Proposed Framework To Prevent Money Laundering
Proposed framework to prevent money laundering and terrorism financing
Associate Justice Minister Clayton Cosgrove today released the third and final discussion document on proposals to prevent money laundering and terrorist financing.
The discussion documents, all released since August last year, outline proposed regulatory changes to enable New Zealand to meet its Financial Action Task Force (FATF) obligations.
FATF is an inter-governmental body that sets international standards for combating money laundering and terrorist financing. Its 33 members include New Zealand, the United States, Great Britain, Canada and Australia.
Mr Cosgrove said upgrading the security measures to prevent money laundering in this country was important domestically, as well as internationally.
"New Zealand's stable financial system makes it attractive for international criminals to deposit funds here and then move the money to other jurisdictions, so we must not be a weak target," he said. "Money laundering also occurs here, primarily by drug dealers, so these measures are important for making our communities safer."
Mr Cosgrove said the earlier discussion rounds sought feedback on the FATF compliance requirements, and the third seeks comment on the proposed framework for monitoring and enforcing businesses' compliance with those requirements.
In response to submissions raising concerns about compliance costs, the proposed framework outlined in the third discussion document minimises compliance costs by using existing regulatory frameworks where possible, he said.
Mr Cosgrove said the Government is therefore proposing the most cost-effective, business-friendly option.
"Our aim is to minimise costs by using existing regulatory arrangements rather than creating a new agency to carry out this vital work," he said. "For example, it is proposed that the Reserve Bank, the Securities Commission and the Department of Internal Affairs supervise the businesses they already regulate for other purposes." The Government plans to introduce the proposed framework in two stages to allow more time to consult with industry over the supervisory requirements.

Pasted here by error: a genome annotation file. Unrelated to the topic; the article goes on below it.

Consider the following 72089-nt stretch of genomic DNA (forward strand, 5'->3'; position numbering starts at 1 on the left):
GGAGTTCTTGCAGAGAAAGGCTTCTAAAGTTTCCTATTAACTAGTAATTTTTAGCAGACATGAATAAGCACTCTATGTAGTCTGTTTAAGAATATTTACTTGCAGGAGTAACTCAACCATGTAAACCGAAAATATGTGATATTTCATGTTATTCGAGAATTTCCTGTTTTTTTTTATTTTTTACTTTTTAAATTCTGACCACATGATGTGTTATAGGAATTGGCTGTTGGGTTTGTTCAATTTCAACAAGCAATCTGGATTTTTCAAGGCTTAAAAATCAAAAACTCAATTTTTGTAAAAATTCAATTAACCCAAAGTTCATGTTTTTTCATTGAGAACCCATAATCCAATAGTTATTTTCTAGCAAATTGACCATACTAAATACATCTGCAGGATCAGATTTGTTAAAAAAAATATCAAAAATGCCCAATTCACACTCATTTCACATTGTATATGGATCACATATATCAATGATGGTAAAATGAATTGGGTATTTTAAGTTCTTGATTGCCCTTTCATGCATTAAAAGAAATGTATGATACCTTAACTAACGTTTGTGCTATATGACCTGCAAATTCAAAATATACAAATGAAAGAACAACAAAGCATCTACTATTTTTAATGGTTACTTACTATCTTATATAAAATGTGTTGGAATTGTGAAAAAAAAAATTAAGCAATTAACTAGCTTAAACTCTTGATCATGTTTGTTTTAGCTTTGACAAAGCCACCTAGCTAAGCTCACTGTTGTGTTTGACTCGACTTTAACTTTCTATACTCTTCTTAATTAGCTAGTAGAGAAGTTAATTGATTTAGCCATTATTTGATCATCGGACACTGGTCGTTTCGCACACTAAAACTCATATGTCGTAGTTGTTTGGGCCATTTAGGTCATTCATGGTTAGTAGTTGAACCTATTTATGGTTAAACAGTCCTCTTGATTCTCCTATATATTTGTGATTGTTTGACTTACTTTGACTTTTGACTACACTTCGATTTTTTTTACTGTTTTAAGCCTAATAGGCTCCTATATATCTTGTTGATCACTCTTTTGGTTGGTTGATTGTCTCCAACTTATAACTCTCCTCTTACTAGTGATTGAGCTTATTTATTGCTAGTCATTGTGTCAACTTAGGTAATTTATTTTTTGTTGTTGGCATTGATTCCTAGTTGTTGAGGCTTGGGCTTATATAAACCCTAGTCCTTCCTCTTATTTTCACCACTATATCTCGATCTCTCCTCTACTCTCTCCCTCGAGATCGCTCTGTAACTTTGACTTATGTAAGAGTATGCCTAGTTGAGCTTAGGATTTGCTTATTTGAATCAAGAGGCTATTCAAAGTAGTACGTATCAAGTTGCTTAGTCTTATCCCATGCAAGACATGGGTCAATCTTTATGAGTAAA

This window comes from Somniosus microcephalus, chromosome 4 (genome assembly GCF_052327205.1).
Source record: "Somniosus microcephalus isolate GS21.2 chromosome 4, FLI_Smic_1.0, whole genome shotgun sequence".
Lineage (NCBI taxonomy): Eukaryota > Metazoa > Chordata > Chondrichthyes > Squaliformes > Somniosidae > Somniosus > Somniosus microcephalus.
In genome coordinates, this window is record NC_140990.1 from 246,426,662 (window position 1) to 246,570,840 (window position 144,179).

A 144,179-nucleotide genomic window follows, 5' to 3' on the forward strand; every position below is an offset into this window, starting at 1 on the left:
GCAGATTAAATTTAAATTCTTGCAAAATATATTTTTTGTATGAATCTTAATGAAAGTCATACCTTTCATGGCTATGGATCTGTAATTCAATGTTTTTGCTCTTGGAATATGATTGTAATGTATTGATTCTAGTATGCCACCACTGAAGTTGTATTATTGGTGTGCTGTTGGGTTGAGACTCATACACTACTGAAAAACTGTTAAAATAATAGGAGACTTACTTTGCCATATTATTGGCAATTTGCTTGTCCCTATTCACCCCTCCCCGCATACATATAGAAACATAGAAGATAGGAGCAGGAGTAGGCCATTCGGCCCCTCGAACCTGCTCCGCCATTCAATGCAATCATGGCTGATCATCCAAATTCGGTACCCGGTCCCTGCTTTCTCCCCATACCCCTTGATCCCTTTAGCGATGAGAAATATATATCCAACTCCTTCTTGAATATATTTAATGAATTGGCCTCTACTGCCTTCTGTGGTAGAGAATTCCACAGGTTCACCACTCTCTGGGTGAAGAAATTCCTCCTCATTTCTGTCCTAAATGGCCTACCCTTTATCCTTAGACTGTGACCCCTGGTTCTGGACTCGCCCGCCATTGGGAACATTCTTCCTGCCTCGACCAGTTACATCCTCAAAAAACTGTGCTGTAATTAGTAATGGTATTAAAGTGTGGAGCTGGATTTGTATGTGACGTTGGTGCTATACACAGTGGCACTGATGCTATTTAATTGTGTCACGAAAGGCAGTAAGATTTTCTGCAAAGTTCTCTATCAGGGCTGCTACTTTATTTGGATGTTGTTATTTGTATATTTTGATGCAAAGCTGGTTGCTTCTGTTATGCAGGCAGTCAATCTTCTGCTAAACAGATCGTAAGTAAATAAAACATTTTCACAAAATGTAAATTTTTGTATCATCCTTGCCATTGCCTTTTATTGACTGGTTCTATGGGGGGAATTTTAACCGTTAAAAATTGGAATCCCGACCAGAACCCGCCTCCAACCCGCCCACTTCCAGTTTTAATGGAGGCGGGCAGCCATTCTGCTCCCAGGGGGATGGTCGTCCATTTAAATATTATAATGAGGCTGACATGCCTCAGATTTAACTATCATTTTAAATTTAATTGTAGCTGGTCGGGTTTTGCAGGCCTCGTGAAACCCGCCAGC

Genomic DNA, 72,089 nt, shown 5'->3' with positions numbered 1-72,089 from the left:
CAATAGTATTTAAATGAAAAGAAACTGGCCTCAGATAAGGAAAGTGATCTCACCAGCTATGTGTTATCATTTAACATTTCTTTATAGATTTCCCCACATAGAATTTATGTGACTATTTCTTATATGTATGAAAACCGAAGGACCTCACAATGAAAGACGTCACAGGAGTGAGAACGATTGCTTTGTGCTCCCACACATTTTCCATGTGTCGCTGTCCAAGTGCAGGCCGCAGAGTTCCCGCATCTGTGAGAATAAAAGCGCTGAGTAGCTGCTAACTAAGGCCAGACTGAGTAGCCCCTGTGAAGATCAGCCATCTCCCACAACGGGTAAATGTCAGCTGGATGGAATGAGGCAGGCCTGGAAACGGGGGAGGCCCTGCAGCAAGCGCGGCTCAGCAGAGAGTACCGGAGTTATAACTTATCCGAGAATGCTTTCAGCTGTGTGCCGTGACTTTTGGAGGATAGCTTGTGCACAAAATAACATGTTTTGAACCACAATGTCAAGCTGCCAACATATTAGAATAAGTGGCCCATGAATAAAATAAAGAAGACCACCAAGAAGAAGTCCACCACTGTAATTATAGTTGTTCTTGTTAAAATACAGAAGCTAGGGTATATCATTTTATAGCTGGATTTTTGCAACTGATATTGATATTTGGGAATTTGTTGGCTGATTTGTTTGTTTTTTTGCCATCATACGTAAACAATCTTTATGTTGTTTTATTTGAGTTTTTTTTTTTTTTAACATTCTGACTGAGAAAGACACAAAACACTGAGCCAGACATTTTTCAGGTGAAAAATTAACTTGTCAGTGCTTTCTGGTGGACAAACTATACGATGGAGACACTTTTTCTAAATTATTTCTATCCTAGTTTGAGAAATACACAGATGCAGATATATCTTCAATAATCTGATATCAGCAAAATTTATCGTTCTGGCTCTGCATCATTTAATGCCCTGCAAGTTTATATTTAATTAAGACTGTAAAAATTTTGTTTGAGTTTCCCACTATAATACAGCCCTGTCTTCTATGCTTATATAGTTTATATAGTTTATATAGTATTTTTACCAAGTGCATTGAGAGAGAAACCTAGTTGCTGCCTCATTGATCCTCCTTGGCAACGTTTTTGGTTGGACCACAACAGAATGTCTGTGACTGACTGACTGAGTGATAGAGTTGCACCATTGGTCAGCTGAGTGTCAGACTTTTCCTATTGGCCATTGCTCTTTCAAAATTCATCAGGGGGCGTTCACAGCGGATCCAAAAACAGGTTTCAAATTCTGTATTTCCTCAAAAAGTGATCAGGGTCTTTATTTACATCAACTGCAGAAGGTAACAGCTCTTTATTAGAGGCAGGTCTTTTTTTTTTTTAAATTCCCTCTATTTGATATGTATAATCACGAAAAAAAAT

Financial institutions and casinos will be the first group of businesses covered by the new requirements. Other businesses, including lawyers, accountants, and real estate agents, will be not be covered until the second stage, although they will remain subject to their existing legal obligations to prevent money laundering and terrorist financing. “These groups have strong industry associations that may be capable of assuming the new supervisory functions,” said Mr Cosgrove. “We want to work with those industry associations to determine how to utilise their industry expertise in the new framework to stop duplication, and prevent any wasting of time and money."
Mr Cosgrove said the approach is also broadly consistent with the Australian reform process currently underway across the Tasman.
The document Anti-Money Laundering And Countering The Financing Of Terrorism: Supervisory Framework is available on the Ministry of Justice's website at www.justice.govt.nz and submissions close on 30 November 2006.